If someone told seventh-grade-emo-phase me that I would join a sorority in college, I would have rolled my eyes and gone back to listening to my very angry music.

It wasn’t something I ever expected to do in life.

I honestly believed Greek Life consisted of everything I’d seen in movies like Sydney White and House Bunny. According to the media being a member of Greek Life means sacrificing individuality and being immensely shallow about superficial things such as physical appearance and material items.

It didn’t take me long to figure out how much Hollywood has misrepresented the entire Greek-life system.

For decades the media has portrayed the average sorority woman as a blonde bimbo with a flat personality. They have let people believe that our only goals in life consist of having the biggest Greek love affair with a Frat Boy named Chad and partying all night.

I don’t know how many times I’ve had to watch that love story unfold or how many times someone has asked me if all I do is party.

Hollywood has painted this picture of the typical sorority girl and it’s not flattering at all. According to them, we’re not smart, we’re selfish, we’re rich, and we’re entitled.

I’m here to say that I’m not that image at all. For starters, I’m not skinny, or blonde (anymore), and I have a pretty solid GPA (like pretty much all sorority girls do). I don’t like to party every night of the week and I don’t care about Vineyard Vines or Lilly Pulitzer at all. While I was an active member in my sorority, I had to work so I could afford my dues.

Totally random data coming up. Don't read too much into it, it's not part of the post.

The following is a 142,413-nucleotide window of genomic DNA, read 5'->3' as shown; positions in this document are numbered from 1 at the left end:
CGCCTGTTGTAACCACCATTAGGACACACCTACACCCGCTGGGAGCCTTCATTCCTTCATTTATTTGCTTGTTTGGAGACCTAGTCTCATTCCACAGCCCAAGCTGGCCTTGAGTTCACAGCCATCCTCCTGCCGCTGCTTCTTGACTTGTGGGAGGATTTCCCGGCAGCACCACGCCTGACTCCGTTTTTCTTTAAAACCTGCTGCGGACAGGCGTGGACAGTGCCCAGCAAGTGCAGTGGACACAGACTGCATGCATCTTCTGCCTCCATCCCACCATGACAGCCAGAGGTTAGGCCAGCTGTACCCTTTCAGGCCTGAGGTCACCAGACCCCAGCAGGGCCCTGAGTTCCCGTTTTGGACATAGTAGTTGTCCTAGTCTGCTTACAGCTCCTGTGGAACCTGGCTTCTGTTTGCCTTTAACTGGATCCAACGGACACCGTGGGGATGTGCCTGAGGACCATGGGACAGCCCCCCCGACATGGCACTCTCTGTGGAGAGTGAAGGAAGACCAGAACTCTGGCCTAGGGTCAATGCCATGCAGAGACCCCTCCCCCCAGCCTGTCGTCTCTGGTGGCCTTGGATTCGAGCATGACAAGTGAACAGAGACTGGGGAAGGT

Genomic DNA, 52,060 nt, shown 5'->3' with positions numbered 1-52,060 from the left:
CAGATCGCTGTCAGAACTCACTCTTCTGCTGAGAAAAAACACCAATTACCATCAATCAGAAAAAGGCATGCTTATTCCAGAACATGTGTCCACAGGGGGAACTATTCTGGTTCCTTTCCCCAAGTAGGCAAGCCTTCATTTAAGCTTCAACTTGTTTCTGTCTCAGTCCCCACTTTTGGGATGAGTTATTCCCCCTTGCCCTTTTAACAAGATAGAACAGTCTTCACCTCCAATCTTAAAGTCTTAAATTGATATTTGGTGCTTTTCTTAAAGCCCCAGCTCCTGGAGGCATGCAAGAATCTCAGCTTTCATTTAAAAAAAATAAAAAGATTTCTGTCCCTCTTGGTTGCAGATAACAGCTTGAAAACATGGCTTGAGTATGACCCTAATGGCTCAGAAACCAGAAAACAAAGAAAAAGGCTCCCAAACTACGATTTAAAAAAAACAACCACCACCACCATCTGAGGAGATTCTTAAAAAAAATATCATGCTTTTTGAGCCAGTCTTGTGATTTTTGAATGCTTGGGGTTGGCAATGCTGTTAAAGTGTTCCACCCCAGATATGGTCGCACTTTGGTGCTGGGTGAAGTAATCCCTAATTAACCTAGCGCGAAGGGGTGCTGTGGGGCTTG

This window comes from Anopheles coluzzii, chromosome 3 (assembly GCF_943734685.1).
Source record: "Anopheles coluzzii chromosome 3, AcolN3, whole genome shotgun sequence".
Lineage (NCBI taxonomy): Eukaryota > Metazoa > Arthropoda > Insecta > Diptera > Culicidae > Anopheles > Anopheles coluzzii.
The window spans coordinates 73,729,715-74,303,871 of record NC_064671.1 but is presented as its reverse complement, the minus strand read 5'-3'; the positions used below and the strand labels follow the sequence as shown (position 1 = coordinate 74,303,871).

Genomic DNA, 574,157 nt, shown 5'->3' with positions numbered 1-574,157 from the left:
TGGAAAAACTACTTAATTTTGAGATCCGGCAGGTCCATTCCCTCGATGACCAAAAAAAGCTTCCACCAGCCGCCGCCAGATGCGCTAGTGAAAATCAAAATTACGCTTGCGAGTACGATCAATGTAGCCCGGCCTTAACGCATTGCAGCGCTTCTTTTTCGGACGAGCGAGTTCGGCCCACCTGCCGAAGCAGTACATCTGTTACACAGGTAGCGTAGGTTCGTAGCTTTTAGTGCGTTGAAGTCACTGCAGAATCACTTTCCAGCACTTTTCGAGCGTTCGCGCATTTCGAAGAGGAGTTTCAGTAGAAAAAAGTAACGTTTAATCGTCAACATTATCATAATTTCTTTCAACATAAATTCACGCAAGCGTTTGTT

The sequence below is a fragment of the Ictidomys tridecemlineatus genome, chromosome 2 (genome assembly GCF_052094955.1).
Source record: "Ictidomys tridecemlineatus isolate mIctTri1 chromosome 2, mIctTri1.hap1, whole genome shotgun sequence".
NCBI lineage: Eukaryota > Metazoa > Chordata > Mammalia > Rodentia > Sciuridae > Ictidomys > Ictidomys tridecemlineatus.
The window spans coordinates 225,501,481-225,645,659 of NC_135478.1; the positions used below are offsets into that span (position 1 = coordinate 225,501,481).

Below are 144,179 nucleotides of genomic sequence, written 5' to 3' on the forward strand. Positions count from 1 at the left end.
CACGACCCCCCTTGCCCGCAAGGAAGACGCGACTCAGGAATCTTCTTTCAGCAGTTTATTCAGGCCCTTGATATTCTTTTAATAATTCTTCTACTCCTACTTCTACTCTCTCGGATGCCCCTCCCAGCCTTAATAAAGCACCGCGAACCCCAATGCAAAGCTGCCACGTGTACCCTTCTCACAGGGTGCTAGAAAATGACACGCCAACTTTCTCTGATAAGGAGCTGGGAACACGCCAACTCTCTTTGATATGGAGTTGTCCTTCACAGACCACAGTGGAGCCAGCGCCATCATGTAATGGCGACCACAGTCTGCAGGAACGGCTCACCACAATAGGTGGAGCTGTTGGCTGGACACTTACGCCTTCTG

And even if you do like all those things and you’ve never had to work a day in your life, that doesn’t mean you are any less of a human being and deserve to be treated as if you are a mean, horrible, moronic person like certain media suggests.

I had the chance to attend a small liberal arts college for two years before I transferred to a bigger university. I joined Sigma Sigma Sigma at Barton College during my Sophomore year and it was the best decision I ever made. It also wasn’t a choice I took lightly.

Before I even decided to participate in recruitment I did my own research. I read all the information I could about the two sororities on campus and I immediately fell in love with Tri-Sigma’s philanthropy. Even though my heart belongs to Tri-Sigma, I can say that both sorority chapters have amazing, smart, kind, and overall exceptional women in them.

The sorority stereotype was created by people that have never experienced Greek Life for what it actually is. It is the chance for women of different backgrounds and culture to come together to better their communities. It is a chance to meet people that you would never have met and to learn from them.

It is a chance to have a support system when things get rough, academically, and personally. And more importantly, it is a chance for personal growth and the development of leadership skills that can be used in the future.

I was lucky enough to experience this first hand and I suggest that anyone who isn’t sure what Greek Life is or feels that it is exactly like that one movie, take a step back and really evaluate it. There’s a lot more to being Greek than what Hollywood would want you to think.